Years later, I — along with my co-director, Elizabeth A. Armstrong — would embark on a five year ethnographic and longitudinal study of a dormitory floor of women at a public flagship in the Midwest. As part of my dissertation, I also interviewed the women’s parents. What I found brought me back to my first year of college. A subset of parents wanted their daughters to be “cookie-baking moms”—not successful lawyers, doctors, or businesswomen. They espoused gender complementarity—a cultural model of how women should achieve economic security that relied on a co-constructed pairing of traditional femininity and masculinity. That is, men were to be economic providers and women supportive homemakers. This was a revised “Mrs.” Degree, in the sense that marriage during college, or even right after, was not desirable. College women were to build the traits and social networks that would hopefully land them a successful husband eventually, but it was assumed best to wait until men had proven themselves in the labor market before entering a marriage.

This was not the only cultural model to which women on the floor were exposed. In fact, those coming in primed for complementarity were in the minority. However, as I show in my article, “The Revised MRS: Gender Complementarity at College,” far more women left college leaning toward gender complementarity than their previous gender socialization suggested. Something was happening on the college campus — where women were, ironically, out-achieving men — that shifted them toward performing an affluent, white, and heterosexual femininity, marked by an emphasis on appearance, accommodation to men, and a bubbly personality.

I argue that gender complementarity is not just a characteristic of individual women, but is actually encouraged by the institutional and interactional features of the typical, four-year, public state school. Midwest U, like other schools of its kind, builds a social and academic infrastructure well-suited to high-paying, out-of-state students interested in partying. The predominately white Greek system — a historically gender-, class-, and racially-segregated institution — enjoys prominence on campus. An array of “easy” majors, geared toward characteristics developed outside of the classroom, allow women to leverage personality, looks, and social skills in the academic sphere. These supports make it possible for peer cultures in which gender complementarity is paramount to thrive. Women who want to belong and make friends find it hard — if not impossible — to avoid the influence of the dominant social scene on campus, located in fraternities and Greek-oriented bars.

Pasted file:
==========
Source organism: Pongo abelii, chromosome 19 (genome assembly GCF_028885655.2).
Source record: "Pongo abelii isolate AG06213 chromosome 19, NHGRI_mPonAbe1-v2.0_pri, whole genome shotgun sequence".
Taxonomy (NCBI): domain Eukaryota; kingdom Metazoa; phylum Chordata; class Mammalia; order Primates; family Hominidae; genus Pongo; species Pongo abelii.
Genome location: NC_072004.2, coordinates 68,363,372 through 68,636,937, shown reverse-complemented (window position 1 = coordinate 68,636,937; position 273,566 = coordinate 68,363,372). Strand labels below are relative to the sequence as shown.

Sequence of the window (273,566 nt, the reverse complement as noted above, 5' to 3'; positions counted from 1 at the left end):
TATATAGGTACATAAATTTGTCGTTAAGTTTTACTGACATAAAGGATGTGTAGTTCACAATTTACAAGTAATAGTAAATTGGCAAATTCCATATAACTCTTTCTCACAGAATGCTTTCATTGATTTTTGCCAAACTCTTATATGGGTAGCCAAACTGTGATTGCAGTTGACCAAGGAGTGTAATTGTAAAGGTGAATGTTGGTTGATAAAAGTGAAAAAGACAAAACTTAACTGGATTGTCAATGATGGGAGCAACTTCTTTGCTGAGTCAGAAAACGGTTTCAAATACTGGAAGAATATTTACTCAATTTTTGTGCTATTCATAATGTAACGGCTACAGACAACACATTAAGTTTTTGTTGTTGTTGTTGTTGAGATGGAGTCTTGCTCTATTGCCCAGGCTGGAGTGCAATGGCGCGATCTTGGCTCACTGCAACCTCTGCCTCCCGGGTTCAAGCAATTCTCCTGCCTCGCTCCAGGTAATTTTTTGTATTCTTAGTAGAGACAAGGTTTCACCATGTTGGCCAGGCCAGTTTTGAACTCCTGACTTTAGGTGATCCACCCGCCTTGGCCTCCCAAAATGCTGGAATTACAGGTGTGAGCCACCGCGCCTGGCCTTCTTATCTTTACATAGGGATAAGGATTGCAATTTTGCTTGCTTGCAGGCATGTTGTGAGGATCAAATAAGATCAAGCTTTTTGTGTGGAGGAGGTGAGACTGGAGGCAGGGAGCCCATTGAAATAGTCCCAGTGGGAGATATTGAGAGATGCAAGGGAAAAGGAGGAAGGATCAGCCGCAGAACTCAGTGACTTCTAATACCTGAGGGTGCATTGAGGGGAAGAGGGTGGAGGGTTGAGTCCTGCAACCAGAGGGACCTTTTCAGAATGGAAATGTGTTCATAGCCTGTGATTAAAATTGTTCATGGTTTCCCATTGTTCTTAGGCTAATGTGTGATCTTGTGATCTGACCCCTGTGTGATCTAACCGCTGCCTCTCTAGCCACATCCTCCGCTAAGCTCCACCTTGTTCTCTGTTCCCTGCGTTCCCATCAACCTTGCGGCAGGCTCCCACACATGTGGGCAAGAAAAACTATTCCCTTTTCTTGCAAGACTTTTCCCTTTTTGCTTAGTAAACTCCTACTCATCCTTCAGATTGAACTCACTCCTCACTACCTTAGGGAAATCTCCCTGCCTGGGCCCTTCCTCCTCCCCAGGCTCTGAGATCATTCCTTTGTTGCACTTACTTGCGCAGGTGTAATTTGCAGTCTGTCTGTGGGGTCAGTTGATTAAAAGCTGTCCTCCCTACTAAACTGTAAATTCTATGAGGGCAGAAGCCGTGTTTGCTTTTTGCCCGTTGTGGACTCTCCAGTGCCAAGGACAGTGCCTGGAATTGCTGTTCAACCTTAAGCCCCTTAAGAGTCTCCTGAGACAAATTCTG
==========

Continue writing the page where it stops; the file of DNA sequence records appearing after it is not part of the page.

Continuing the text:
This structure of campus life is not incidental. In recent years, cuts to state and federal support for higher education have led mid-tier public institutions like Midwest U to cater to the socially-oriented and out-of-state students who arrive with gender complementarity interests. These class-based processes have implications for the type of social and academic climate that all students find upon arriving at Midwest University.

The problem is, however, that most women need to accrue the skills and credentials that translate into a solid career. An institution supporting gender complementarity does them a serious disservice — potentially contributing to gendered differences in pay after college. The situation is particularly problematic for students not from the richest of families: Affluent women espousing complementarity form the type of networks that give them reasonable hope of rescue by a high-credentialed spouse, and heavy parental support means that they can afford to be in big cities where they mix and mingle with the “right” men. Women from less affluent backgrounds lack these resources, and are often reliant on their own human capital to make it after college.

The gradual shift from higher education as a public good — funded heavily by the state — to a private commodity — for sale to the highest bidder — has significantly stalled not only progress toward class equality, but certain forms of gender equality as well. Change is going to require unlinking the solvency of organizations like Midwest U from the interests of those can afford, and thus demand, an exclusionary and highly gendered social experience.

Laura T. Hamilton, PhD is an assistant professor of sociology at the University of California, Merced. Her recently published article, “The Revised MRS: Gender Complementarity at College,” appears in the April 2014 issue of Gender & Society; this post originally appeared at their blog. She is the author of Parenting to a Degree: How Family Matter’s for College Women’s Success and, with Elizabeth Armstrong, Paying for the Party: How Colleges Maintain Inequality.

According to this graphic by NPR, “truck driver” is the most common occupation in most US states:

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But truck driving isn’t what it used to be. In 1980, truckers made the equivalent of $110,000 annually; today, the average trucker makes $40,000. What happened to this omnipresent American occupation?

At the Atlantic, sociologist Steve Viscelli describes his research on truckers. He took an entry level long-haul trucking job, interviewed workers, and studied its history. He found that the industry had essentially eviscerated worker pay, largely by turning truckers into independent contractors, misleading them about the benefits of this arrangement, and locking them into punitive contracts.

Viscelli argues that few truckers are fully informed as to what it means to be an independent contractor, at least at first. Trucking companies sell them on the idea that they’ll be their own boss and set their own hours, but they don’t emphasize that they will pay significantly more taxes, their own expenses, and the lease on a truck. Viscelli interviews one man who took home the equivalent of 50 cents an hour one week; another week he’d ended up owing the company $100. As independent contractors, he writes, truckers “end up working harder and earning far less than they would otherwise.”

If truckers want to get out of these contracts, the companies can hold their lease over their heads. Truckers sign a years-long contract to lease their truck along with a promise not to work for anyone else. If the contract is violated, the worker is on the hook for the entire lease. This could be tens of thousands of dollars, so the trucker can’t afford to quit. He’s no longer working, in other words, to make money; he’s just working, sometimes for years, to avoid debt.